With its IPO pending, Eyetech Pharmaceuticals Inc. disclosed limited Phase III data regarding Macugen last week at a scientific meeting, and the news about its treatment for age-related macular degeneration was not good.
"They're in a difficult situation," said analyst Douglas Miehm, with RBC Capital Markets in Toronto, who called the data "positive but underwhelming" in a research note.
Neither Eyetech nor partner Pfizer issued press releases, but QLT Inc., of Vancouver, British Columbia - which markets Visudyne (verteporfin) for the condition - did, noting that the top-line results show that Macugen "appear[s] to provide no improvement" over Visudyne for patients with choroidal neovascularization due to AMD.
"I still think this product is going to be approved," Miehm told BioWorld Today, pointing out that Eyetech has a deal for Macugen with New York-based Pfizer Inc., "one of the best marking partners in the world." A year ago, the companies signed a potential $750 million deal. (See BioWorld Today, Dec. 19, 2002.)
Miehm allowed that QLT's Visudyne partner Novartis AG, of Basel, Switzerland, is "also strong," and QLT seems to have a leg up for the moment, even though Visudyne is said to be effective in only about 30 percent of patients.
QLT noted that although complete data were not presented at the American Academy of Ophthalmology meeting in Anaheim, Calif., results with the anti-vascular endothelial growth factor aptamer Macugen appear no better than Visudyne's original data from QLT's TAP (which stands for "treatment of AMD with photodynamic therapy") trial in all AMD lesion types.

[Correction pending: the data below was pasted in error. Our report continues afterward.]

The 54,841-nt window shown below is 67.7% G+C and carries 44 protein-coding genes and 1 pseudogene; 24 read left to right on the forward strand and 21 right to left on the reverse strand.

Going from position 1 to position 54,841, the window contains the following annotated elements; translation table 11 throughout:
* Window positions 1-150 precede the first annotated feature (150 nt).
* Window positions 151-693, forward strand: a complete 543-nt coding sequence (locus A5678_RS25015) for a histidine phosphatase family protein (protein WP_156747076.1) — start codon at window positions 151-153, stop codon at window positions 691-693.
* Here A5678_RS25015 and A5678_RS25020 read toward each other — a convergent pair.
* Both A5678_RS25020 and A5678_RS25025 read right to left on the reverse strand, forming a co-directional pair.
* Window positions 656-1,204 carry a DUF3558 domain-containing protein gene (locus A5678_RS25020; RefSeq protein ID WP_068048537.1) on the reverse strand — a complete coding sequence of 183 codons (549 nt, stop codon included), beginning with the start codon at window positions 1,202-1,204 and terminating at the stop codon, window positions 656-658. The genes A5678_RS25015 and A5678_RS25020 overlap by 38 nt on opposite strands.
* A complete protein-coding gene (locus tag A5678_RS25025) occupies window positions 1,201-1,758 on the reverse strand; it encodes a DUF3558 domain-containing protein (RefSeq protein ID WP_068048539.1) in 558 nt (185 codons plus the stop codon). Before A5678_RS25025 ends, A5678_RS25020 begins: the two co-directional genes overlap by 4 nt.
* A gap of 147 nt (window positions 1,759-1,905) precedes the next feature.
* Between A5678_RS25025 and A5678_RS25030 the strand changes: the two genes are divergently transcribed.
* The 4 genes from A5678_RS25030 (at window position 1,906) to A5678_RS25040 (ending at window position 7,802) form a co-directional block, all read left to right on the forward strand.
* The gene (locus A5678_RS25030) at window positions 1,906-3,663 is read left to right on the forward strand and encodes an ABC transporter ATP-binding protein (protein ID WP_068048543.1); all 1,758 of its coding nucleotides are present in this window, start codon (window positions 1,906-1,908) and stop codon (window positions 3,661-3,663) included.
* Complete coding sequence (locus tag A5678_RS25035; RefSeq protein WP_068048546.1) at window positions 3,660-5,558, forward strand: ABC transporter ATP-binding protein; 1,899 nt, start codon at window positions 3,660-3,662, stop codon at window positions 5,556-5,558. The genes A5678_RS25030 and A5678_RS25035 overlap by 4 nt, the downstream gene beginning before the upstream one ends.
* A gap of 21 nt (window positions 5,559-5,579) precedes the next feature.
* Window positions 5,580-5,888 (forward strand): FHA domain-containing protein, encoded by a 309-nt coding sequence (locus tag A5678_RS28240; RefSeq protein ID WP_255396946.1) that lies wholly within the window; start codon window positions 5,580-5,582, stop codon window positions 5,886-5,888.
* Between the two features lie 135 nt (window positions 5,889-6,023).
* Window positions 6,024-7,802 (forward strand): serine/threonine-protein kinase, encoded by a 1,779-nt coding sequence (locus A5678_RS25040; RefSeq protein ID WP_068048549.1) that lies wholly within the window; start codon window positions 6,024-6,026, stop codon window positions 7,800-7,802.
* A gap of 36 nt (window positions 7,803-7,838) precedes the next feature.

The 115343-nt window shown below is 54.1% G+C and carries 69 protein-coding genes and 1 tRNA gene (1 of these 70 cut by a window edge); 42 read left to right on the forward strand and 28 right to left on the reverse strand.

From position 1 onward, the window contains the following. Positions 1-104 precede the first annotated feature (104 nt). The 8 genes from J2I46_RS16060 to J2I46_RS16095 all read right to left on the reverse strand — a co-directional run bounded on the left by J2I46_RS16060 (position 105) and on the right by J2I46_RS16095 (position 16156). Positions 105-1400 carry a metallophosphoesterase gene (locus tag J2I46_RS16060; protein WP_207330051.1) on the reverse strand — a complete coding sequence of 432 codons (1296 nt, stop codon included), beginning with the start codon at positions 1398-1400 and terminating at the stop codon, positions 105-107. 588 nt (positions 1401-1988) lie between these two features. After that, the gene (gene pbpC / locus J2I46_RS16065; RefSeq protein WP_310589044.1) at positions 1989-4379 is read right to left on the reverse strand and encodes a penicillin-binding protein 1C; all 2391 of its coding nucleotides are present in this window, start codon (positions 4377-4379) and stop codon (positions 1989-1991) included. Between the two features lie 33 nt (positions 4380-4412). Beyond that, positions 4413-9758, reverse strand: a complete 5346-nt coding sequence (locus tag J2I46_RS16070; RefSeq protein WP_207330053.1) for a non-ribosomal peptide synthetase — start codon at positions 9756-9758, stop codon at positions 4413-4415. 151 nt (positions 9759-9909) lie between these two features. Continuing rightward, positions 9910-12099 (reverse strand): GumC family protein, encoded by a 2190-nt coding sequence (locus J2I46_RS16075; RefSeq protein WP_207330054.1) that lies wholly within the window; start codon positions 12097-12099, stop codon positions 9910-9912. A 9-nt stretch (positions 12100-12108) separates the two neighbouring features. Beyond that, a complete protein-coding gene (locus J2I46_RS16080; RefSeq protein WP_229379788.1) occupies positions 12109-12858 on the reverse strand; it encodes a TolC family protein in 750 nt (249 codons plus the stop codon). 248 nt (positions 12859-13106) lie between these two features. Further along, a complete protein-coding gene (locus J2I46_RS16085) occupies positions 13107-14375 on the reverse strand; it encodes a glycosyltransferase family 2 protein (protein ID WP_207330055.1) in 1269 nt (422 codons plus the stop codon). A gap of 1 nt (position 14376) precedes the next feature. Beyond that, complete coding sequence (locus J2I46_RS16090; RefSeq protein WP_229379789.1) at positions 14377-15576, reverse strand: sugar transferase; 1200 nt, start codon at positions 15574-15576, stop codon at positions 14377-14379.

Now, it's all about what the FDA will want from New York-based Eyetech, and whether the agency will let the company file for a new drug application based on all the data, or will advise a filing only for some subgroup of AMD patients in which Macugen was particularly effective.
AMD cases are divided into predominantly classic, minimally classic and occult, based on how clearly defined they are.
More trials with Macugen (pegaptanib sodium) might even be in the cards, but Miehm doubts the FDA will require them. "It wouldn't help anyone if [Eyetech] had to go back and do that," he said. "I think they'll be able to go ahead with what they have."
Eyetech filed for its IPO in September, and last week set its price range at $18 to $20 and number of shares at 6.5 million, which at the top end would raise $130 million. (See BioWorld Today, Sept. 16, 2003.)
AMD, which is the leading cause of blindness for people more than 50 years of age, comes in two forms. The "wet," or neovascular, type is characterized by new blood vessels forming behind the eye as the body attempts to get more blood to retinal tissue. When the blood vessels break, the tissue around them is damaged.
The much more common and much more gradual "dry" form of the condition involves the forming of drusen - yellowish deposits - in the retina and loss of pigment.
Although the wet form of AMD makes up only 10 percent to 15 percent of cases, it's responsible for most blindness caused by the condition, with vision loss starting about age 55.
There are other late-stage product candidates in wet AMD. In September 2002, Alcon Research Ltd. began enrolling a 500-patient Phase III study comparing its modified steroid, anecortave acetate, to Visudyne. Genentech Inc., of South San Francisco, has Lucentis (ranibizumab), another anti-VEGF product, in Phase III trials for AMD, partnered with Novartis.